|author||Bryan Newbold <firstname.lastname@example.org>||2018-08-10 16:01:16 -0700|
|committer||Bryan Newbold <email@example.com>||2018-08-10 16:06:46 -0700|
refactor under outdoorsing
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-Self Contained Underwater Breathing Apparatus
-SCUBA stands for "Self-Contained Underwater Breathing Apparatus".
-One of the primary organization regulating recreational SCUBA diving is
-PADI (the Professional Association of Diving Instructors).
-:BCD: The buoyancy control device is basically an inflatable live vest
- that you can inflate using the regulator (or by mouth) to control
- your buoyancy. Your buoyancy changes as you use up air (tank gets
- lighter for same volume displaced), inhale/exhale, swim in water
- of different temperature or salinity, or change depth: increased
- pressure compresses any flexible air pockets, including the BCD
- itself, neoprene foam, or a dry-suit.
- Most BCDs have their own pressure hoses coming from the first stage
- regulator that supply air.
- Sometimes there is only one vent valve, which has to be at the
- highest orientation or air will not vent out of the bladders.
-:Tank: Most tanks are made of steel or aluminum and can store compressed
- air of up to 3000psi. They are stored at pressure to prevent moisture
- from leaking in. There is a valve built into the tank itself that
- usually gets taken apart and repaired every two years. Tanks
- can last for decades even with heavy use; they are pressure tested
- for fatigue and leaks.
-:Regulator: The first-stage regulator is connected to the tank and steps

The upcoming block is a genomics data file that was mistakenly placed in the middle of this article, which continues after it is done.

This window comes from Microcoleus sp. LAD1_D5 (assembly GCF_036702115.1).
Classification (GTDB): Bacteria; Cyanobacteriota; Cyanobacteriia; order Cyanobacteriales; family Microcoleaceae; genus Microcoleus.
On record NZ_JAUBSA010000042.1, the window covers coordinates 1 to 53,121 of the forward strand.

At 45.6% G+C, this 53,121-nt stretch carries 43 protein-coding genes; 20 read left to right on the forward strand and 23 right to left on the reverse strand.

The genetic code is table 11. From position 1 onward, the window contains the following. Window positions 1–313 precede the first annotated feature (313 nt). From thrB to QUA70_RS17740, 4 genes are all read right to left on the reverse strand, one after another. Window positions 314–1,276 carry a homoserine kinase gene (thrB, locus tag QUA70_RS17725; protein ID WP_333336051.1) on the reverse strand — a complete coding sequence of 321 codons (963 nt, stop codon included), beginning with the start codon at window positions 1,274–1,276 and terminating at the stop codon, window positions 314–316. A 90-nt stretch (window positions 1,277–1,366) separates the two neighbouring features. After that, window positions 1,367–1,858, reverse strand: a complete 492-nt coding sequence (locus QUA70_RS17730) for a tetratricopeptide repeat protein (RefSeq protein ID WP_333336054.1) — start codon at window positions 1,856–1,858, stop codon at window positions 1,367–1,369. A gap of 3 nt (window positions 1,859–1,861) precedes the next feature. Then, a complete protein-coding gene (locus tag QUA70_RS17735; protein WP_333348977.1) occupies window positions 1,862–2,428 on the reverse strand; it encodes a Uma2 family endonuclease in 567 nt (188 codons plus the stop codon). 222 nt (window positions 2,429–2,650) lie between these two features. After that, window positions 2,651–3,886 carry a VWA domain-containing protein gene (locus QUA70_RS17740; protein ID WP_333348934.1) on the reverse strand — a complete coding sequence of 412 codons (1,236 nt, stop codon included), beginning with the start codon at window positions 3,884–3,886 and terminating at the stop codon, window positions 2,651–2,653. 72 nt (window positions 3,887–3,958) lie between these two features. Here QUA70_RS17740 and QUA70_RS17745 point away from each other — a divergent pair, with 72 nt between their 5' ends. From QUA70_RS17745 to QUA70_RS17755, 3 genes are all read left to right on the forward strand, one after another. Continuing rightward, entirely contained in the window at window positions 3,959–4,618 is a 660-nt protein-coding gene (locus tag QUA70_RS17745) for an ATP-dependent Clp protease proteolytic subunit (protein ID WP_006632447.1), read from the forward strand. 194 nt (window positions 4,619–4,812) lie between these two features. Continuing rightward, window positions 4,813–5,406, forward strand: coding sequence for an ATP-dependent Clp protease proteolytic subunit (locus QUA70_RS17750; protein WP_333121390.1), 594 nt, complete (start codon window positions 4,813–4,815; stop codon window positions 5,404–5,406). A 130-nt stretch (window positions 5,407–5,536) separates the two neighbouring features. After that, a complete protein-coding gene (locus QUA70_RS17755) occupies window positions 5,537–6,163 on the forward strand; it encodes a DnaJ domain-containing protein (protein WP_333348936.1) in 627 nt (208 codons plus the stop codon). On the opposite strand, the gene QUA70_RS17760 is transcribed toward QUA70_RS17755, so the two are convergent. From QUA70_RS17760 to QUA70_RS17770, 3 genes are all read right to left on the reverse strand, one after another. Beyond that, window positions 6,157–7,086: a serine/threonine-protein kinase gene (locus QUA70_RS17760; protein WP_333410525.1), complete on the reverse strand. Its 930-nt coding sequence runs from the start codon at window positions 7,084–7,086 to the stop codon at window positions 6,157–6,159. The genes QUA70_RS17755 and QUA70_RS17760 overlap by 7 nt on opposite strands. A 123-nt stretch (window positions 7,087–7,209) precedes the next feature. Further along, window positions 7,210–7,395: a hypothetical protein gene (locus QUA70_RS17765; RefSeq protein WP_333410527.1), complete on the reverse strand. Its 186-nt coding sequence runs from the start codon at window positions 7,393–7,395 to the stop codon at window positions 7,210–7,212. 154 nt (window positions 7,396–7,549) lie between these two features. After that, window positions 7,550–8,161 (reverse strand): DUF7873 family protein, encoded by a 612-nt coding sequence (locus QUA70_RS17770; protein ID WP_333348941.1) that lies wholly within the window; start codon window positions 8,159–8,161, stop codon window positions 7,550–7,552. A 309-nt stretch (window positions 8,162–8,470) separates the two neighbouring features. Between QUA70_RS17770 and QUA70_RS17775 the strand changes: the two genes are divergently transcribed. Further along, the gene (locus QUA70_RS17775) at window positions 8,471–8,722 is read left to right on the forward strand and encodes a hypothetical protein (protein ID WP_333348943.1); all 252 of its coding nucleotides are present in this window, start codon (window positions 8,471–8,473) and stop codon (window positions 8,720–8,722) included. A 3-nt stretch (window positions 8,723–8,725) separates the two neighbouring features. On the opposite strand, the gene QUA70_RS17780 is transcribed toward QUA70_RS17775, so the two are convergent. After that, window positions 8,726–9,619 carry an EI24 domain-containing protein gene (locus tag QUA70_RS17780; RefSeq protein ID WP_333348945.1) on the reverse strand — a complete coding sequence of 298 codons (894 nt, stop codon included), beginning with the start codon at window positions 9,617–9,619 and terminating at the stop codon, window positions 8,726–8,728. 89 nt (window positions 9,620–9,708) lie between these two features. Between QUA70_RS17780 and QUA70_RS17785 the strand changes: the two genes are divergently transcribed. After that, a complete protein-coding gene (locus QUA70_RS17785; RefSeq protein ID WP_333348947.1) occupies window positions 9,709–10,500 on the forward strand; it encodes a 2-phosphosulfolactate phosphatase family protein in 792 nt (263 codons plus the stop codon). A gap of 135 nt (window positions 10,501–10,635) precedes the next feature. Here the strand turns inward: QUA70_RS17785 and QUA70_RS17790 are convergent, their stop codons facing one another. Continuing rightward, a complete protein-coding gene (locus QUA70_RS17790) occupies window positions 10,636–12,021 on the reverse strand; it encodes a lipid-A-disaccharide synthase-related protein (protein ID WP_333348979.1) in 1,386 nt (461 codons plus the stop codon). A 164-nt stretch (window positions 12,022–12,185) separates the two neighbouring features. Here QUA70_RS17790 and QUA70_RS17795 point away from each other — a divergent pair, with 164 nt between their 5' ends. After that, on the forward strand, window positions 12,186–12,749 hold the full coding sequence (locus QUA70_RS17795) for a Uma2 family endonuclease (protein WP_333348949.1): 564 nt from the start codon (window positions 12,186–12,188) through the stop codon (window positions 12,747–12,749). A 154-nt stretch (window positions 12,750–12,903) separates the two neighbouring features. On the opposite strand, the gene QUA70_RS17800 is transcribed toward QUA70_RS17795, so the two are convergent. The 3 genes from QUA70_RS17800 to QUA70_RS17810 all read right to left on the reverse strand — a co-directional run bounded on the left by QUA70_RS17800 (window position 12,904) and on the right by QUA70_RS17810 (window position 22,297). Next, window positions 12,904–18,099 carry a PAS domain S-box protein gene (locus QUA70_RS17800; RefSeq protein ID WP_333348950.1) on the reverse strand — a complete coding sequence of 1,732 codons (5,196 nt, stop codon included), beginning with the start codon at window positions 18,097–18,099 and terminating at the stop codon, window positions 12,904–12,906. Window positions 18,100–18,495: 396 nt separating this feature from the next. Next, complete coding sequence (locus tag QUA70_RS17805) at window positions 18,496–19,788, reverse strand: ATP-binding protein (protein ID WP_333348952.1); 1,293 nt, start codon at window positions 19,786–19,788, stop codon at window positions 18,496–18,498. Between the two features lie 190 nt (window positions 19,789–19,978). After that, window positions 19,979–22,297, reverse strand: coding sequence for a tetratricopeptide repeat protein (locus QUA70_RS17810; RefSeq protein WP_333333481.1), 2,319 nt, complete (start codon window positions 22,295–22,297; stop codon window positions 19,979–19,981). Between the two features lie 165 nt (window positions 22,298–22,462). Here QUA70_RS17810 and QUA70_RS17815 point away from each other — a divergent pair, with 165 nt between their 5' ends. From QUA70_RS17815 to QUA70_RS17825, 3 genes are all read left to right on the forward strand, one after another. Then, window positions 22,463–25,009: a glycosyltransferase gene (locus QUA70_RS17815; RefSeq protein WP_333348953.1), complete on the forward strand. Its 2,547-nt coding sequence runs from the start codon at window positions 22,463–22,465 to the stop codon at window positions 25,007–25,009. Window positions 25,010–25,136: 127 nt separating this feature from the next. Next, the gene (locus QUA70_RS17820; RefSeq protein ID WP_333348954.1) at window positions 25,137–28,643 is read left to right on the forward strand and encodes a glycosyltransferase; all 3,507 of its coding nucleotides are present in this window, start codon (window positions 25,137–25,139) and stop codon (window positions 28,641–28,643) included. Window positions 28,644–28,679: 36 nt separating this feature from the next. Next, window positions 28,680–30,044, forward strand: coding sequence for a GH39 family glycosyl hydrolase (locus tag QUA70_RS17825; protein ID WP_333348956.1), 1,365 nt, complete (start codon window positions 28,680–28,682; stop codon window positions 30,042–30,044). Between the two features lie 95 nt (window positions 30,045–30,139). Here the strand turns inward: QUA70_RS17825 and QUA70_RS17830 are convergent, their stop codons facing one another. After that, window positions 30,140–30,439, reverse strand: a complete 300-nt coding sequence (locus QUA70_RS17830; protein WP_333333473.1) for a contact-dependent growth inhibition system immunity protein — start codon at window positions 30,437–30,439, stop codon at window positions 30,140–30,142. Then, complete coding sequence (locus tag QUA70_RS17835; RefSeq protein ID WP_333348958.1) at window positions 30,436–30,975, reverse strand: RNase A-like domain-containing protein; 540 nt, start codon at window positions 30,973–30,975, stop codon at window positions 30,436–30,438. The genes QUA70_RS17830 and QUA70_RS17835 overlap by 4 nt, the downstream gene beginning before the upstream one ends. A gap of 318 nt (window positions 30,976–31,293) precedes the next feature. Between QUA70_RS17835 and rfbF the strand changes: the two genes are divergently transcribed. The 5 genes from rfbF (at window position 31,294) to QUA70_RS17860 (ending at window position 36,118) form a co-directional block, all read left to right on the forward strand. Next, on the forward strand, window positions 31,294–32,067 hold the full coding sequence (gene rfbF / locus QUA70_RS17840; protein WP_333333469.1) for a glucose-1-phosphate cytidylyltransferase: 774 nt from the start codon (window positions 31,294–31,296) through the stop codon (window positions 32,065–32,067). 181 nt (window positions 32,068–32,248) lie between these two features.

- the pressure down to about 250psi above the surrounding/ambient
- pressure. Hoses carry air at this mid-level pressure to the second
- stage regulator/mouthpiece, which steps the pressure down to
- about what is in your lungs. Depending on the regulator they can
- be stiff (you have to suck a bit to get air, but then it rushes
- in with force) or very natural feeling (air comes very smoothly
- on inhalation and doesn't press into your lungs).
-:Alternate: These days almost everybody carries a second regulator mouthpiece
- for emergencies. These are always on and ready to breath from,
- but usually stiffer so they don't free-flow as often.
- A dive computer monitors time and depth to give you an accurate picture
- of how much excess nitrogen is in a diver's bloodstream. By
- continuously integrating they usually "give more time at depth" than
- hand calculations using tables (which err towards safety).
-:Dry Suit: A dry suit is a sealed and air tight, keeping the diver's skin dry.
- Extra insulation is needed to give warmth underneath. Some dry
- suits are made of compressed neoprene.
- A dry suit has to be constantly adjusted with tank air just like
- the BCD to maintain inflation and buoyancy.
-:Wet Suit: Wet suits work on the principle of holding water against the skin:
- a diver's body warms this water and stays cozy as long as water
- flow is restricted enough. Even little bit too much flow through
- wrist or ankle openings can be very cold.
-A PADI Open Water Diving course gives a recommended limit of 20m/60ft.
-A "deep dive adventure course" gives a recommended limit of 30m/100ft,
-and additional experience gives a limit of 40m/130ft.
-With careful decompression stops and enriched compressed air (higher oxygen
-content) it's possible to reach depths of hundreds of meters. Sometimes
-commercial divers will dive for many hours using surface supplied air,
-then live at the surface in a compression chamber overnight between dives
-to stay at the same pressure [*]_.
-I'm pretty sure `Jacques Cousteau`_ invented the aqualung, which is the basis
-for modern diving, but I'll have to check.
-.. _Jacques Cousteau: /k/jacquescousteau/
-After a regular no-decompression dive, wait at least 12
-hours before flying (or going to high altitude, eg over 300m).
-.. [*] Need a citation, heard this word of mouth